Liam Hendriks – discusses his 5 pitch mix
Twins right-hander from Down Under boasts variety, velocity
By Andrew Pentis / Special to MLB.com
Twins farmhand and Aussie favorite Liam Hendriks nearly retired from baseball a decade ago — when he was 13.”I played a lot of Australian rules football growing up, so baseball was a secondary sport for me. I was 12 when I got cut from the under-14 state team. The next year, I came back and [thought], ‘I really like to succeed at things, so if I don’t make this team, I’m going to hang it up and look towards football exclusively,'” Hendriks recalled. “Luckily enough, I made the team and I got invited down to the Institute of Sport. It moved on from there.”
It certainly did.
Now the Twins’ No. 8 prospect — and a candidate for the Major League rotation — entering 2012, the right-hander is a long way from his home in, Perth, the capital city of Western Australia.
“Being from Australia is [a disadvantage] in a way when you first get signed. I didn’t go to college, no one else had seen me,” said Hendriks, a non-drafted free agent pickup by Minnesota in February 2007. “There’s no real stereotypical Australian pitcher, but most from my side of the country, the West Coast, we’re not the type who throw extremely hard. We pitch to contact, get good sink on balls and manage to have hitters get themselves out.”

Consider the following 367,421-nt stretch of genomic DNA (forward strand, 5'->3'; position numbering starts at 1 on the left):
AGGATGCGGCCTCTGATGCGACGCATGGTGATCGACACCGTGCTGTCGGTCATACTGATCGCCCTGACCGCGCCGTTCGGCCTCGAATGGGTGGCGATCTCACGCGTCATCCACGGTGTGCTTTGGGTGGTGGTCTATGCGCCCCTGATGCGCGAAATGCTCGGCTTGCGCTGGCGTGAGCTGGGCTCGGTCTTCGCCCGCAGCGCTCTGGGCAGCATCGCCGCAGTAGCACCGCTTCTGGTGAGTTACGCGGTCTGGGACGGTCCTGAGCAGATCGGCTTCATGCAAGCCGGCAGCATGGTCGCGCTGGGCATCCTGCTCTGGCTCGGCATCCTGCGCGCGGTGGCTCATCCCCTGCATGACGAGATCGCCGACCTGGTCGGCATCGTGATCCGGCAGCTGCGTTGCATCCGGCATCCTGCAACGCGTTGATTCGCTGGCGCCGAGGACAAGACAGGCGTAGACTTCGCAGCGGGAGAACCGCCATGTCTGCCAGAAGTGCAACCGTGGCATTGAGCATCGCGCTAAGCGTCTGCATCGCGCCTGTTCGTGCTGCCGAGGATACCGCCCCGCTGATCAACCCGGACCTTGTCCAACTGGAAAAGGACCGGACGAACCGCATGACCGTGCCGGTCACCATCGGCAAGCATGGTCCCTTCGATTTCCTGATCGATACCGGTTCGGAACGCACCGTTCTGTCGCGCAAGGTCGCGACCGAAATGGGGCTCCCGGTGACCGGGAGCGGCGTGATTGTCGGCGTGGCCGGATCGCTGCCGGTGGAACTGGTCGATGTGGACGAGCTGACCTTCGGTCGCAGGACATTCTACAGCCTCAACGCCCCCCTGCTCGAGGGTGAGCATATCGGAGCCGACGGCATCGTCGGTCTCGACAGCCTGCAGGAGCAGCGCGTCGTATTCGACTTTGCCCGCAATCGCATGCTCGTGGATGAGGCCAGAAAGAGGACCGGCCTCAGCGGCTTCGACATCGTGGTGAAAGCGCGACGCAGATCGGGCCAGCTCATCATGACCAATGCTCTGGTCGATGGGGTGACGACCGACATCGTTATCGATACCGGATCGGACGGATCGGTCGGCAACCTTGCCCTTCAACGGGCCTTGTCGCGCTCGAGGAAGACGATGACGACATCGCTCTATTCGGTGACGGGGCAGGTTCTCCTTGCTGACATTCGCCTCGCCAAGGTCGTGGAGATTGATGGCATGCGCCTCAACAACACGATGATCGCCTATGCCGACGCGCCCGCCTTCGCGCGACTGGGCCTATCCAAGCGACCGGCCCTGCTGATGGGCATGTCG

Hendriks, who (don’t be fooled) can push his heater into the mid-90 mph range, added that he’s more like fellow Minor Leaguer Brendan Wise (also from Perth) than Major Leaguers hailing from the east, Rich Thompson (Hornsby) and Grant Balfour (Sydney) “who just blow fastballs by people.”
Utilizing a slider he picked up from a former big leaguer born in Geelong, another eastern city, Hendriks has finished each of his four seasons in the Minors with ERAs under 3.55. Last year, he recorded a 3.36 mark and won a career-high 12 games between Double-A New Britain and Triple-A Rochester before finishing in the Majors.
MiLB.com asked Hendriks to describe and grade each of the five pitches he employs. (His grade is based on a scout’s traditional 20-80 scale, 50 being the Major League average.) Here is Hendriks, in his own words.
Pitch one: Four-seam fastball
Origin: In Australia, we weren’t allowed to throw curveballs until the age of 14, so I had to rely on fastballs and changeups. It’s a countrywide rule. In games — obviously, they can’t control your training and all that — it’s considered a balk if you throw any sort of breaking ball.Purpose: I’m starting to go now a lot more to the two-seam [fastball], but I still throw the four-seam in certain counts and things like this. It adds a little bit of “velo” and it doesn’t move as much, so it’s something different. I like to throw it in to lefties and away from righties; that’s where it’s most effective for me. I usually go glove-side four-seam, arm-side two-seam to mix it up.
Grip: Straight across the horseshoe. I just rear back and throw it.
Speed: Later on in the count, I tend to gas it up a bit more. Most of the time I hit 94, it’s with at least two strikes on the guy. I really like to throw it as hard as I can, so anything above 90 is a good speed for me. … I have only picked up the velocity in the last couple of years. During the 2009 offseason, the Twins shut me down completely from throwing, so I hit the gym pretty hard. I came into camp the next year feeling like I could let it loose, and that’s carried over, which has helped me out a whole bunch.
Grade: I’m slightly above the Major League average speed and I have a little bit of movement to it — it jumps at the end — so I’d say a 55, 60.
Pitch two: Two-seam fastball